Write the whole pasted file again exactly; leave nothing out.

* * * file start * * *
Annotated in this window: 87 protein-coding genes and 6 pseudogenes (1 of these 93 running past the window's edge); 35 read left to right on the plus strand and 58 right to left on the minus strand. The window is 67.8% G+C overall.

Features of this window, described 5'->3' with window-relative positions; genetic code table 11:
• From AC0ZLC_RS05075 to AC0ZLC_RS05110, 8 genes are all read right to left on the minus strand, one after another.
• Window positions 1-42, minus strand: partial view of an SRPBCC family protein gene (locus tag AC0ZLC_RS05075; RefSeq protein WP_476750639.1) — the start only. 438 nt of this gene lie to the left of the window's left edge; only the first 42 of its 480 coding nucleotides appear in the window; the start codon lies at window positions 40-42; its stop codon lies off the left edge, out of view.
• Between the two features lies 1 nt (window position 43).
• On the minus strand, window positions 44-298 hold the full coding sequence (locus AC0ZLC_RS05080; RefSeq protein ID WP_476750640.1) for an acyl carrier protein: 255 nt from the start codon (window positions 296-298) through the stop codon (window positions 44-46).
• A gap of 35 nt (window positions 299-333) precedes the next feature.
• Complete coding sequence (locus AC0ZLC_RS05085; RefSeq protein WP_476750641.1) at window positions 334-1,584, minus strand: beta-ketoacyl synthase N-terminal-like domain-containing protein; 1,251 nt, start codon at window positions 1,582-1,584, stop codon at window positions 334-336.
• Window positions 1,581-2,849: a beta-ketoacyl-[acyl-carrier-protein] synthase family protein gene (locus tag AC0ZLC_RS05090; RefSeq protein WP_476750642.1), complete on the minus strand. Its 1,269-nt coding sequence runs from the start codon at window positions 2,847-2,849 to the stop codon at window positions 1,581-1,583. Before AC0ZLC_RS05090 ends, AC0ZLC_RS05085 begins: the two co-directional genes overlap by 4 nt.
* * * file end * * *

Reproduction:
Annotated in this window: 87 protein-coding genes and 6 pseudogenes (1 of these 93 running past the window's edge); 35 read left to right on the plus strand and 58 right to left on the minus strand. The window is 67.8% G+C overall.

Features of this window, described 5'->3' with window-relative positions; genetic code table 11:
• From AC0ZLC_RS05075 to AC0ZLC_RS05110, 8 genes are all read right to left on the minus strand, one after another.
• Window positions 1-42, minus strand: partial view of an SRPBCC family protein gene (locus tag AC0ZLC_RS05075; RefSeq protein WP_476750639.1) — the start only. 438 nt of this gene lie to the left of the window's left edge; only the first 42 of its 480 coding nucleotides appear in the window; the start codon lies at window positions 40-42; its stop codon lies off the left edge, out of view.
• Between the two features lies 1 nt (window position 43).
• On the minus strand, window positions 44-298 hold the full coding sequence (locus AC0ZLC_RS05080; RefSeq protein ID WP_476750640.1) for an acyl carrier protein: 255 nt from the start codon (window positions 296-298) through the stop codon (window positions 44-46).
• A gap of 35 nt (window positions 299-333) precedes the next feature.
• Complete coding sequence (locus AC0ZLC_RS05085; RefSeq protein WP_476750641.1) at window positions 334-1,584, minus strand: beta-ketoacyl synthase N-terminal-like domain-containing protein; 1,251 nt, start codon at window positions 1,582-1,584, stop codon at window positions 334-336.
• Window positions 1,581-2,849: a beta-ketoacyl-[acyl-carrier-protein] synthase family protein gene (locus tag AC0ZLC_RS05090; RefSeq protein WP_476750642.1), complete on the minus strand. Its 1,269-nt coding sequence runs from the start codon at window positions 2,847-2,849 to the stop codon at window positions 1,581-1,583. Before AC0ZLC_RS05090 ends, AC0ZLC_RS05085 begins: the two co-directional genes overlap by 4 nt.